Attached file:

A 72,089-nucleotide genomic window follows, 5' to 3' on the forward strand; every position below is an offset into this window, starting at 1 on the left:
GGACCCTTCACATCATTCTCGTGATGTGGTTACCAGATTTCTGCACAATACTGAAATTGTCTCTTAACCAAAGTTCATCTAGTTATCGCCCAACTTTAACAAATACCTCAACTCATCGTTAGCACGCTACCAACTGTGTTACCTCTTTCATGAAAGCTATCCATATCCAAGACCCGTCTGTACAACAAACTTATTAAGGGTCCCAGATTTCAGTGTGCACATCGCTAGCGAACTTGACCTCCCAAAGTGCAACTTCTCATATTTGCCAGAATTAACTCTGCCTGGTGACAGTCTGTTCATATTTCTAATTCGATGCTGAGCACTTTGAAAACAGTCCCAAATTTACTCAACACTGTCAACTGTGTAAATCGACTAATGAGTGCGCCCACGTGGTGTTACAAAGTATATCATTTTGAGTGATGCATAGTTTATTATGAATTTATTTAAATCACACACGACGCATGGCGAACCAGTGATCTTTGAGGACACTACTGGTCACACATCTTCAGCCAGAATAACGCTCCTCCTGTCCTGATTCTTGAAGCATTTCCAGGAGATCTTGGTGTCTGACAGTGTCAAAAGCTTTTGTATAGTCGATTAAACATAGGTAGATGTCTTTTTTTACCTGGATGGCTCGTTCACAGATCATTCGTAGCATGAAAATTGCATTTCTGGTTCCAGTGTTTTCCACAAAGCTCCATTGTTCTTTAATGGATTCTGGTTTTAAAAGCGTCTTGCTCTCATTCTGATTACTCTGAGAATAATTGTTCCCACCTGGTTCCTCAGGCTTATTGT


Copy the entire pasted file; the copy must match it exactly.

A 72,089-nucleotide genomic window follows, 5' to 3' on the forward strand; every position below is an offset into this window, starting at 1 on the left:
GGACCCTTCACATCATTCTCGTGATGTGGTTACCAGATTTCTGCACAATACTGAAATTGTCTCTTAACCAAAGTTCATCTAGTTATCGCCCAACTTTAACAAATACCTCAACTCATCGTTAGCACGCTACCAACTGTGTTACCTCTTTCATGAAAGCTATCCATATCCAAGACCCGTCTGTACAACAAACTTATTAAGGGTCCCAGATTTCAGTGTGCACATCGCTAGCGAACTTGACCTCCCAAAGTGCAACTTCTCATATTTGCCAGAATTAACTCTGCCTGGTGACAGTCTGTTCATATTTCTAATTCGATGCTGAGCACTTTGAAAACAGTCCCAAATTTACTCAACACTGTCAACTGTGTAAATCGACTAATGAGTGCGCCCACGTGGTGTTACAAAGTATATCATTTTGAGTGATGCATAGTTTATTATGAATTTATTTAAATCACACACGACGCATGGCGAACCAGTGATCTTTGAGGACACTACTGGTCACACATCTTCAGCCAGAATAACGCTCCTCCTGTCCTGATTCTTGAAGCATTTCCAGGAGATCTTGGTGTCTGACAGTGTCAAAAGCTTTTGTATAGTCGATTAAACATAGGTAGATGTCTTTTTTTACCTGGATGGCTCGTTCACAGATCATTCGTAGCATGAAAATTGCATTTCTGGTTCCAGTGTTTTCCACAAAGCTCCATTGTTCTTTAATGGATTCTGGTTTTAAAAGCGTCTTGCTCTCATTCTGATTACTCTGAGAATAATTGTTCCCACCTGGTTCCTCAGGCTTATTGT